Back in June of this year we had the chance to chat with Carlos Grupeli and the Protocol Games development team about Song Of Horror, which at the time was running a campaign through Kickstarter. After a disappointing campaign the team took time away before returning to Kickstarter stronger than ever and with a brand new campaign, which has hit the ground running, with almost half of the required funding already achieved with over 30 days of the campaign still remaining. If you haven’t already, head across to their campaign and show an excellent horror game some love and if you missed it, check out their interview with the guys below.
PressA2Join: Can you start off by telling me a little bit about Song Of Horror and what inspired you to make a Survival Horror game?
Carlos Grupeli: Well, for starters we’ve always been fans of the survival horror genre. Ignacio and me, the two founders of Protocol Games, met at high school and always dreamed about making a game, of course, our first ideas were wildly impráctical, what you might expect from 15-year old boys, fast forward a ton of years and Ignacio was a graduated architect, and I was an IT technician. The dream was still alive. One night, around what one might call a healthy amount of beer, we decided we would go for it
Ignacio forsook opportunities in the architecture field, and I had a full-time job as a help desk technician but the prospects of the careers ahead of us, well, weren’t motivating enough. The dream was, you know, nagging at the back of our minds, it was a “now or never” moment, and we went for it.
Why a survival horror? because a) We love the genre (we’ve spent many nights playing survival horror titles together or with more Friends) and b) it’s a suitable genre to start in when you think you have a good idea but you don’t have many resources. We needed to choose a genre in which we could not only make a game with limited resources, but have the possibility of making a great game with limited resources and the quality of a survival horror title is much more dependant on the idea and the way of putting it into practice than the sheer amount of money we can pour into the game, which is not very big.
PA2J: When did you decide to try to get funding through Kickstarter to help the game progress?
CG: Well, we discovered Kickstarter a couple of years back, and we decided it was our best shot, at least as a first shot, at obtaining the funds we needed to complete the game, from the beginning we have planned to go to Kickstarter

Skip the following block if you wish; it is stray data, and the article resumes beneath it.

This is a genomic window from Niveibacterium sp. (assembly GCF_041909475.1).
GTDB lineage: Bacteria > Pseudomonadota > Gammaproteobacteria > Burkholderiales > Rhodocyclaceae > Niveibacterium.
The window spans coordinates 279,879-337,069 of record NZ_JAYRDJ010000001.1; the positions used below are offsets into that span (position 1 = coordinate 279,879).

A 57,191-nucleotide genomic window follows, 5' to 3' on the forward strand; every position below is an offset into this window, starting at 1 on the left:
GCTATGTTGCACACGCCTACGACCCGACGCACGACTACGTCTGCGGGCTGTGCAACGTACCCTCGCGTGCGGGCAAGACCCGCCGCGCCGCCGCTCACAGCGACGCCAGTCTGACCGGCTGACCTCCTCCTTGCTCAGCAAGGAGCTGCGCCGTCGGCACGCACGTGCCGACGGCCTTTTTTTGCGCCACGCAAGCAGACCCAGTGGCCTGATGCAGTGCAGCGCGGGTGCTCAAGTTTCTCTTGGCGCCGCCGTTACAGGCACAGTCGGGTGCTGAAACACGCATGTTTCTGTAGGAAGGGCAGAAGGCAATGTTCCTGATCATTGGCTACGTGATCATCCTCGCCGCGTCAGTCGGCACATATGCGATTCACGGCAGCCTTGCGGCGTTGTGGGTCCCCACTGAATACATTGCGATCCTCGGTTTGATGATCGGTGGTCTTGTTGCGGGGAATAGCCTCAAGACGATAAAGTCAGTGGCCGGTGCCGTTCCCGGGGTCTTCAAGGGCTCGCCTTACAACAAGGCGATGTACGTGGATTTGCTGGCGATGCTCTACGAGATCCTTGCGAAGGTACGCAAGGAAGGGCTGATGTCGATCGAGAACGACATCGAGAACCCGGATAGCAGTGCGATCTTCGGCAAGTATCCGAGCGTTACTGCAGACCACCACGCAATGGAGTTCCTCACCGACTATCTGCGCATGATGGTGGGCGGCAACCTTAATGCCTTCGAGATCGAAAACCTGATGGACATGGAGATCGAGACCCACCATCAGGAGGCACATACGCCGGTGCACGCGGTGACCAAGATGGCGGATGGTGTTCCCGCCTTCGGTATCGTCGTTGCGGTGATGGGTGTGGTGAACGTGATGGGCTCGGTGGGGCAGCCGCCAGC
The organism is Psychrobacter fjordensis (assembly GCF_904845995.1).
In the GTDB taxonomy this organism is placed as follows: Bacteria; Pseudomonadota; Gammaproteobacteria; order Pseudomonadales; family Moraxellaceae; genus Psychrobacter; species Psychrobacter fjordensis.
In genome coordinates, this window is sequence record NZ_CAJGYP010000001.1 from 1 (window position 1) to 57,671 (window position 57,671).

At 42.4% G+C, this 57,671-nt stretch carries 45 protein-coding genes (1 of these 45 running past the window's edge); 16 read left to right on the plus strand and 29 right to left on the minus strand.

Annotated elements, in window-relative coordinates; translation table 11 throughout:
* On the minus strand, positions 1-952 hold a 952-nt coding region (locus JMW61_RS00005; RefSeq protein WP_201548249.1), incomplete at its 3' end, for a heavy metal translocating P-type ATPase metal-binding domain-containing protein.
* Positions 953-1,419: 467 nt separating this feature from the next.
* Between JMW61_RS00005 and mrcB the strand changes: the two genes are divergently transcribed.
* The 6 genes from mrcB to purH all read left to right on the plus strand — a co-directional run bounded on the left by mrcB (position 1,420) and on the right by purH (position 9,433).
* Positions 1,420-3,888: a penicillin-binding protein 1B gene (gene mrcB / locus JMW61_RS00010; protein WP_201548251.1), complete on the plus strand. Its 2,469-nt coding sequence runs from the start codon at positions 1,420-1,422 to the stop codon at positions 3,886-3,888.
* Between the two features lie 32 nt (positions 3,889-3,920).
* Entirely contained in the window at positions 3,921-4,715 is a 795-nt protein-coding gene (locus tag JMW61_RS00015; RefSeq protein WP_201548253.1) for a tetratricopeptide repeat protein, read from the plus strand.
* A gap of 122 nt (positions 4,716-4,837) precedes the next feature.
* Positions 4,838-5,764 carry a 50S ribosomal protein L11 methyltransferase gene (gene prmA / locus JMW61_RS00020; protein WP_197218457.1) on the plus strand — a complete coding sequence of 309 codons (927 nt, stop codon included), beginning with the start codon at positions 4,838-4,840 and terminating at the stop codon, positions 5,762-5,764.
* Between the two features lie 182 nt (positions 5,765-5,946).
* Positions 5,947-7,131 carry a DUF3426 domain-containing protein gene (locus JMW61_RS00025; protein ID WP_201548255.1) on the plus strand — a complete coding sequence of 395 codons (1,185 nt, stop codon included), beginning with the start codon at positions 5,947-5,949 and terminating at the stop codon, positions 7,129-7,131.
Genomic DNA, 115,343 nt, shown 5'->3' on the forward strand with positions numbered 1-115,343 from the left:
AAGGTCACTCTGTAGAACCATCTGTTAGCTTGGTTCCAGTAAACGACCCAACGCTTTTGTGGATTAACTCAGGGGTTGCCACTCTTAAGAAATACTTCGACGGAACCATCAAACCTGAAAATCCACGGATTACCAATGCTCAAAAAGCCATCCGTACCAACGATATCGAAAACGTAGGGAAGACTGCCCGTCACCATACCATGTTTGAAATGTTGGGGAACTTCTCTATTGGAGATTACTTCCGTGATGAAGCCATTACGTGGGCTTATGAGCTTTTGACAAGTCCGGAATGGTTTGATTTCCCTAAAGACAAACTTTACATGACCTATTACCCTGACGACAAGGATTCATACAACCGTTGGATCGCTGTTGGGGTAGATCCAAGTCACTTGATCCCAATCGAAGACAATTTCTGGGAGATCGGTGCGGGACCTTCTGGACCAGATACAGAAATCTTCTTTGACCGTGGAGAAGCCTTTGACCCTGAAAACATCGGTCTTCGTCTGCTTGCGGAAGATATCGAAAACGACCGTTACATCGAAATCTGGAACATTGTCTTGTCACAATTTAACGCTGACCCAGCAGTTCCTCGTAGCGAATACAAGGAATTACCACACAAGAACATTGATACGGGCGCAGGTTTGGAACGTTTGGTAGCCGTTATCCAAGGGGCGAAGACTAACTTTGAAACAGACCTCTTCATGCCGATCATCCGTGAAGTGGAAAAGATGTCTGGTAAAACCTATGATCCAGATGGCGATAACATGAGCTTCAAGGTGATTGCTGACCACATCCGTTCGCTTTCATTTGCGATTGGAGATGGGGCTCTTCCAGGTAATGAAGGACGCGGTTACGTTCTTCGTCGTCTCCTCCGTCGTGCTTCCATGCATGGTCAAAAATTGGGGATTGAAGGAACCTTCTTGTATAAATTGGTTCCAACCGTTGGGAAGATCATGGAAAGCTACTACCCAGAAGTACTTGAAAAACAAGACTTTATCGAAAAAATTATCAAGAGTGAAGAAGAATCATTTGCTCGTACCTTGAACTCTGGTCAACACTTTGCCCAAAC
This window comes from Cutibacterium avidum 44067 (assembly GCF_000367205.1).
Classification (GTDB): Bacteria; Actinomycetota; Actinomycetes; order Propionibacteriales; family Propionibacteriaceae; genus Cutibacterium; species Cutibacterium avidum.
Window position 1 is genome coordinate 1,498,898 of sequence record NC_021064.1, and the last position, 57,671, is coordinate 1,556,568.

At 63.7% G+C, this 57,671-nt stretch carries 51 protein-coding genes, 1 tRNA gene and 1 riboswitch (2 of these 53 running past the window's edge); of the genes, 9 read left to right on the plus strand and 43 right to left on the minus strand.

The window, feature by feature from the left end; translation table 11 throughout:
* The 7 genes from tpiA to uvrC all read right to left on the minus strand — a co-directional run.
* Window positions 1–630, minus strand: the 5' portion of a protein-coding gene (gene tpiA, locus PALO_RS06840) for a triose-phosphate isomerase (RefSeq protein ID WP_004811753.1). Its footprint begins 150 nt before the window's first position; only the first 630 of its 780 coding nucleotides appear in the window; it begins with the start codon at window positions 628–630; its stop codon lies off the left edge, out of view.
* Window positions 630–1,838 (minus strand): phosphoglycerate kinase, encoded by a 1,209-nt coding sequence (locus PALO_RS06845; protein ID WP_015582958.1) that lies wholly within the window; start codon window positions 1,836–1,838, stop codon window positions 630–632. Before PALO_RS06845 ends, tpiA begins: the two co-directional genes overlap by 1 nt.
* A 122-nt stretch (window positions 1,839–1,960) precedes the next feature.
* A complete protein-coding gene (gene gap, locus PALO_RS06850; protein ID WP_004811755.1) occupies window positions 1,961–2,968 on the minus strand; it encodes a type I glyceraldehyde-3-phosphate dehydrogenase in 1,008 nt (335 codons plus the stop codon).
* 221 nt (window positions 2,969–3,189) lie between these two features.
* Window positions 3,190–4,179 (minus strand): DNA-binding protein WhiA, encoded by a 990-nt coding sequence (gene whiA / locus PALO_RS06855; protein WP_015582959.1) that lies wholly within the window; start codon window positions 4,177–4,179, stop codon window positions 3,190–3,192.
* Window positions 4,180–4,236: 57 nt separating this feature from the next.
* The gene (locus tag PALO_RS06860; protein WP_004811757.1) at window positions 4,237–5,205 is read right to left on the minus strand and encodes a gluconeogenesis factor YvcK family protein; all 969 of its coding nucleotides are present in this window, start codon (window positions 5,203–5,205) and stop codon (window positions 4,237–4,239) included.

PA2J: From what I’ve seen, Song Of Horror reminds me of the old school type horror game, the ones I grew up on and loved as a kid.
CG: Those are the ones we loved too! Titles like the first Resident Evil & Silent Hill games, the Fatal Frame saga…
PA2J: I grew up on games like Silent Hill, Alone In The Dark and Resident Evil, it’s a passion.
CG: Indeed, our biggest influence is the classic Alone in the Dark (1992)
PA2J: I just love the way those games leave players so vulnerable and exposed. Never knowing what’s lurking around each corner.
CG: Exactly. That’s the sensation we are trying to convey, to the best of our ability. Song of Horror is entirely based on defencelessness.
PA2J: I think the best survival horror games are the ones where the player has little to no defence.
CG: So do we. The early survival horrors made you feel little. Even as a guy armed with several weapons, you did not go out there like Rambo. You were afraid.
PA2J: I especially love the way the Silent Hill games make you feel, in a sense you are completely alone for the most. The music and the in game noises add to the tension and it makes for a better game.
CG: Indeed. That is another side to it: the fear of the unknown. The incomprehensible. That which you cannot conceive. A very Lovecraftian concept which also applies to Song of Horror.
PA2J: Are you fans of Lovecraft’s work?
CG: Yes, him and his “sidekicks” so to speak! Also of Poe’s work.
PA2J: So can you tell me a little about the back-story of the game. I understand there are 16 playable characters in Song Of Horror, how does this play out within the game?
CG: Well, the story starts simple enough. Typical, if you wish
Daniel Noyer is a former entrepreneur fallen on hard times who had to take a shitty job at a publishing house, basically as a glorified errand boy under the firm’s sales director, Etienne Bertrand. One Friday, Daniel returns home after work and receives a call from Etienne, asking him to check up on the house’s most important client: a famous novelist and University professor named Sebastian P. Husher. So Daniel goes to Husher’s house, an old colonial mansion (the man’s a fan of everything antique), only to find an ajar door and seemingly no one there. Thus starts the Prelude chapter, and is the anteroom to the big mystery surrounding Husher’s vanishing.
That’s when Daniel gets involved in something he’d rather not be a part of.
And now about the 16 characters, the game is divided into several chapters, in each of these chapters, you will have a set of characters from which to choose. In Chapter 1, which takes place in Husher’s mansion, you will have 4 characters to choose from. Each chapter explores a different location and features a new set of characters, with the possibility that a survivor from a previous chapter is also selectable.